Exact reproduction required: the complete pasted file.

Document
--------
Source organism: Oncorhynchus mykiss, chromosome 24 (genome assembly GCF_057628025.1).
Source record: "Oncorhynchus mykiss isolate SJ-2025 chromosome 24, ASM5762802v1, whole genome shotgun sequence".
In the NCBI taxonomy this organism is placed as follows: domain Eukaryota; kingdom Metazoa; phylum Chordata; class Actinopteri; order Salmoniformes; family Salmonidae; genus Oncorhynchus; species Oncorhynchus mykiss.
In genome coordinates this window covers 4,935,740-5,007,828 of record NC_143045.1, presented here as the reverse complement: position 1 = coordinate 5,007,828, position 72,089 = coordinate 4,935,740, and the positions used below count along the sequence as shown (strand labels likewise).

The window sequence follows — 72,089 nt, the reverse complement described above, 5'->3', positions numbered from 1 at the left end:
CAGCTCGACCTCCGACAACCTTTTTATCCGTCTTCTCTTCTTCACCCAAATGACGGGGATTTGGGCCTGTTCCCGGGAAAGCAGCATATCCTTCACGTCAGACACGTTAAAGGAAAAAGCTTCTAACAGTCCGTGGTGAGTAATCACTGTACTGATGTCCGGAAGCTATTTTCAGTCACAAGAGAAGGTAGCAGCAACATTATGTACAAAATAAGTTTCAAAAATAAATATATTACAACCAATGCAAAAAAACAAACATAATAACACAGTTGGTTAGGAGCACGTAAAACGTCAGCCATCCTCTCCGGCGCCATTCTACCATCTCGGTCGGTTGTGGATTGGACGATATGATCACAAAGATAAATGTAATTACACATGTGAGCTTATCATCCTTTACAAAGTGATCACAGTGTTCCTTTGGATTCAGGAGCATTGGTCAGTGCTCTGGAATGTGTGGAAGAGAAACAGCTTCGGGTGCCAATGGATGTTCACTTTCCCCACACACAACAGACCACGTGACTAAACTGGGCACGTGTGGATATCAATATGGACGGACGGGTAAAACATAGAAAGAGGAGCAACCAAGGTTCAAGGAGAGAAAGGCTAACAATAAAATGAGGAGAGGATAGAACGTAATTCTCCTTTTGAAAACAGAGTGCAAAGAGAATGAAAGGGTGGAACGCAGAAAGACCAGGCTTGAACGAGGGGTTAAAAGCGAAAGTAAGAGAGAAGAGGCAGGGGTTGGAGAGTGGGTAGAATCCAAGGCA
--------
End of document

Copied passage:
Source organism: Oncorhynchus mykiss, chromosome 24 (genome assembly GCF_057628025.1).
Source record: "Oncorhynchus mykiss isolate SJ-2025 chromosome 24, ASM5762802v1, whole genome shotgun sequence".
In the NCBI taxonomy this organism is placed as follows: domain Eukaryota; kingdom Metazoa; phylum Chordata; class Actinopteri; order Salmoniformes; family Salmonidae; genus Oncorhynchus; species Oncorhynchus mykiss.
In genome coordinates this window covers 4,935,740-5,007,828 of record NC_143045.1, presented here as the reverse complement: position 1 = coordinate 5,007,828, position 72,089 = coordinate 4,935,740, and the positions used below count along the sequence as shown (strand labels likewise).

The window sequence follows — 72,089 nt, the reverse complement described above, 5'->3', positions numbered from 1 at the left end:
CAGCTCGACCTCCGACAACCTTTTTATCCGTCTTCTCTTCTTCACCCAAATGACGGGGATTTGGGCCTGTTCCCGGGAAAGCAGCATATCCTTCACGTCAGACACGTTAAAGGAAAAAGCTTCTAACAGTCCGTGGTGAGTAATCACTGTACTGATGTCCGGAAGCTATTTTCAGTCACAAGAGAAGGTAGCAGCAACATTATGTACAAAATAAGTTTCAAAAATAAATATATTACAACCAATGCAAAAAAACAAACATAATAACACAGTTGGTTAGGAGCACGTAAAACGTCAGCCATCCTCTCCGGCGCCATTCTACCATCTCGGTCGGTTGTGGATTGGACGATATGATCACAAAGATAAATGTAATTACACATGTGAGCTTATCATCCTTTACAAAGTGATCACAGTGTTCCTTTGGATTCAGGAGCATTGGTCAGTGCTCTGGAATGTGTGGAAGAGAAACAGCTTCGGGTGCCAATGGATGTTCACTTTCCCCACACACAACAGACCACGTGACTAAACTGGGCACGTGTGGATATCAATATGGACGGACGGGTAAAACATAGAAAGAGGAGCAACCAAGGTTCAAGGAGAGAAAGGCTAACAATAAAATGAGGAGAGGATAGAACGTAATTCTCCTTTTGAAAACAGAGTGCAAAGAGAATGAAAGGGTGGAACGCAGAAAGACCAGGCTTGAACGAGGGGTTAAAAGCGAAAGTAAGAGAGAAGAGGCAGGGGTTGGAGAGTGGGTAGAATCCAAGGCA